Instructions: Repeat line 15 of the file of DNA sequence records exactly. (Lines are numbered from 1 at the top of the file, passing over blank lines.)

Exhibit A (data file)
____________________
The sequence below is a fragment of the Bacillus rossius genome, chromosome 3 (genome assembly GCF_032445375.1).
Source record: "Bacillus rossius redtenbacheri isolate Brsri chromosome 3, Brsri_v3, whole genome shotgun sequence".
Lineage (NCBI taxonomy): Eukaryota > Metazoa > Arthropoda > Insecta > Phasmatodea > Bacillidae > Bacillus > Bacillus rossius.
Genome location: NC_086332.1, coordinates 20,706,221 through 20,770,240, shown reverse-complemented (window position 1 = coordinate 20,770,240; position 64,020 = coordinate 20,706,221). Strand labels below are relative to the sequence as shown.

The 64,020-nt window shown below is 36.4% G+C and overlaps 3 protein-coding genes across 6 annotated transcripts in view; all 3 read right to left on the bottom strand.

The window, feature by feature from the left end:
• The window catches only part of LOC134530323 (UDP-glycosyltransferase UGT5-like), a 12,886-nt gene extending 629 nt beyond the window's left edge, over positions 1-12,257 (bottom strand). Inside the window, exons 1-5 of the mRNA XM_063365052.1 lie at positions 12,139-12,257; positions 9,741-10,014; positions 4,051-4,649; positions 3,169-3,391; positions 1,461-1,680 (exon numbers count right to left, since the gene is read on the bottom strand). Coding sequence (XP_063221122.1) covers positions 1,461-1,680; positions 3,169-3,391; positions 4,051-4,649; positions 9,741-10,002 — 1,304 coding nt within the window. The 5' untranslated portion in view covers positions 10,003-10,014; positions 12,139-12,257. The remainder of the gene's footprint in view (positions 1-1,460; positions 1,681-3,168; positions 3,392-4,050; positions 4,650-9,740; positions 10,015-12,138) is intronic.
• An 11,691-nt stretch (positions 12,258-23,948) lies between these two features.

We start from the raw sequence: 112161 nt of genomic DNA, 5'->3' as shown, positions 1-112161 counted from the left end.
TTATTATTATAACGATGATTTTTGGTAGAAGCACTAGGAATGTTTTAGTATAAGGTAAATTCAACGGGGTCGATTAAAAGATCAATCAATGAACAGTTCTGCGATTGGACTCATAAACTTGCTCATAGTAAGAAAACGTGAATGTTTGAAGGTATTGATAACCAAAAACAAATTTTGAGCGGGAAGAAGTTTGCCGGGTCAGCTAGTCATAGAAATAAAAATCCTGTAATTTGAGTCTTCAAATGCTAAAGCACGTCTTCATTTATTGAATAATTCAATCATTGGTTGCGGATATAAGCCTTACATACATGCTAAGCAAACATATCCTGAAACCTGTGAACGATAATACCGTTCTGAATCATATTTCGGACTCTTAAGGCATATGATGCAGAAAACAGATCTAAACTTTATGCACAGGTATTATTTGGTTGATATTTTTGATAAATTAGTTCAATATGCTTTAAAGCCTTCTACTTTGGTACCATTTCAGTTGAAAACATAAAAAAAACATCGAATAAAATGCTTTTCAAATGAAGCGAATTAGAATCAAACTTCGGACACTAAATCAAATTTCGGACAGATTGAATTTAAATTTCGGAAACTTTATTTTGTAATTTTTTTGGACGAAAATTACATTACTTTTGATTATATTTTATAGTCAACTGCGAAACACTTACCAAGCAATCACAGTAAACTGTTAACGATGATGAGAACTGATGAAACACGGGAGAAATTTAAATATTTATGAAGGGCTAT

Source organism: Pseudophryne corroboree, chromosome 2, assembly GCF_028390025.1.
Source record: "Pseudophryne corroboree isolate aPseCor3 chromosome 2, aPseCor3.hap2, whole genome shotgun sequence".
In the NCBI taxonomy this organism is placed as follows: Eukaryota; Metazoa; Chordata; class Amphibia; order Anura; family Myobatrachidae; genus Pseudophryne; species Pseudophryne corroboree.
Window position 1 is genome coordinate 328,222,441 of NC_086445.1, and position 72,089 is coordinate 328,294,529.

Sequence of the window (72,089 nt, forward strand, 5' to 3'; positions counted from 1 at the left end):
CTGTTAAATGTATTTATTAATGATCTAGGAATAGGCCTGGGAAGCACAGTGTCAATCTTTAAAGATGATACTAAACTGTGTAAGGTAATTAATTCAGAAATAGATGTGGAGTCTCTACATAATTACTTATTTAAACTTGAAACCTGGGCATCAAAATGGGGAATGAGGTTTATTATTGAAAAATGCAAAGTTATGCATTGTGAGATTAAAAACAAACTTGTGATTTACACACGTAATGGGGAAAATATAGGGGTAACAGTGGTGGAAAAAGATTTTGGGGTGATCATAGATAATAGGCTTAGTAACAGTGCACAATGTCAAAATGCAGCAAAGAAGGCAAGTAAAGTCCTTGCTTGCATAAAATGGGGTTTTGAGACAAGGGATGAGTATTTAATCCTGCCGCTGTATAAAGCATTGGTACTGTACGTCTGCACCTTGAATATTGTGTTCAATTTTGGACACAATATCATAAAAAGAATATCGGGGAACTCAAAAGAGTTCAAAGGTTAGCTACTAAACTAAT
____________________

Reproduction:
Sequence of the window (72,089 nt, forward strand, 5' to 3'; positions counted from 1 at the left end):